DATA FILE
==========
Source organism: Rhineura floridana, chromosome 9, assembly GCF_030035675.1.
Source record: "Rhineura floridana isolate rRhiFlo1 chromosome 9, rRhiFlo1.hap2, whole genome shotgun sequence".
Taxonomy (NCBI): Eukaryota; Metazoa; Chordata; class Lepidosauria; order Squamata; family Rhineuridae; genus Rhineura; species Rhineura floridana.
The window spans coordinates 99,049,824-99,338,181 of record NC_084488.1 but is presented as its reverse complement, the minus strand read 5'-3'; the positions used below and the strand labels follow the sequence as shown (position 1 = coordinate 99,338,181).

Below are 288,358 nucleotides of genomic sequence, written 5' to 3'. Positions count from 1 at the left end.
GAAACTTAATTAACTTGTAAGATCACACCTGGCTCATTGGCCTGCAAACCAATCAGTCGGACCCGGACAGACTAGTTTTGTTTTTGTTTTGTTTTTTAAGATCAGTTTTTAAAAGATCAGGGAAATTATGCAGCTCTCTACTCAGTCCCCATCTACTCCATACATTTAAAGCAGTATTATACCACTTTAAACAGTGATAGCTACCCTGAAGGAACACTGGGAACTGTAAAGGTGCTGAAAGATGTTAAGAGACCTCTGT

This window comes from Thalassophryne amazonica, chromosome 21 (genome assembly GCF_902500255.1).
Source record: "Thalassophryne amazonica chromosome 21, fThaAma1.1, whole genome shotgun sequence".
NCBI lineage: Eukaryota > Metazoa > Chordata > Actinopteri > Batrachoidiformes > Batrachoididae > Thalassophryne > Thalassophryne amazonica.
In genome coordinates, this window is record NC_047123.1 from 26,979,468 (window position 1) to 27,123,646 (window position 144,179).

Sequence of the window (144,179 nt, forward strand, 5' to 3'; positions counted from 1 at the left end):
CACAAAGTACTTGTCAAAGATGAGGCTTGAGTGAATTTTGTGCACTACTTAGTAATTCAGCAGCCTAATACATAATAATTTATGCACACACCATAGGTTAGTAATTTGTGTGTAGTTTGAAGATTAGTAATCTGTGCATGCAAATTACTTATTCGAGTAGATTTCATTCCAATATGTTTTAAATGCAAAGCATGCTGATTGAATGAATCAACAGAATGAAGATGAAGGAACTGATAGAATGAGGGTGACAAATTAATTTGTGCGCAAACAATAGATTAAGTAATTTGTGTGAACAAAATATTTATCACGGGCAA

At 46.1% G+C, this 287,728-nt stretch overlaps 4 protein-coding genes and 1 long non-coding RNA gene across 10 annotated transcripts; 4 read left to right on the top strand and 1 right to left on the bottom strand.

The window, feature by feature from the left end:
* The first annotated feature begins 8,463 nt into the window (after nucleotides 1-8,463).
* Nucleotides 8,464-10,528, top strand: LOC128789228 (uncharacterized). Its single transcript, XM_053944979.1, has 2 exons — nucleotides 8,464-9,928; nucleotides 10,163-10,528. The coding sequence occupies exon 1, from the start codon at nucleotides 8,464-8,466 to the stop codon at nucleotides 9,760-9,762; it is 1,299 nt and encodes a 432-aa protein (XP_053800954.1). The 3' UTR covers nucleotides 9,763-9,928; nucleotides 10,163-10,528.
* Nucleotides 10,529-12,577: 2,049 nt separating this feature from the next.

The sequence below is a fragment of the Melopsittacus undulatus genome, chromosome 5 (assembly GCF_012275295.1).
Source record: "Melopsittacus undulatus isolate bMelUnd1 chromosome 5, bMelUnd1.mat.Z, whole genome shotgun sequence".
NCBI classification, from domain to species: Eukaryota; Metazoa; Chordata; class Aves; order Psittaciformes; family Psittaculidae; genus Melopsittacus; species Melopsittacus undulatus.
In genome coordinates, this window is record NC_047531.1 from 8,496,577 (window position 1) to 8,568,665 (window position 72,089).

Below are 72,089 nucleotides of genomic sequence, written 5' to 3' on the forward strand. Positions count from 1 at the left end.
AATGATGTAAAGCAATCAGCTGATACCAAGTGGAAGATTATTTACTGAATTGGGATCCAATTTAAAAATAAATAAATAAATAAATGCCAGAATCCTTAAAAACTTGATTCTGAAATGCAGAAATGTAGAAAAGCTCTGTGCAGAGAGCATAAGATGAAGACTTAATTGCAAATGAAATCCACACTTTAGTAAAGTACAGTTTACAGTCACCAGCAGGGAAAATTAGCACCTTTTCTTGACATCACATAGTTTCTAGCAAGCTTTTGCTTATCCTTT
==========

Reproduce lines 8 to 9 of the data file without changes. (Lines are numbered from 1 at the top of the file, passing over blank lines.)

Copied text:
Source record: "Thalassophryne amazonica chromosome 21, fThaAma1.1, whole genome shotgun sequence".
NCBI lineage: Eukaryota > Metazoa > Chordata > Actinopteri > Batrachoidiformes > Batrachoididae > Thalassophryne > Thalassophryne amazonica.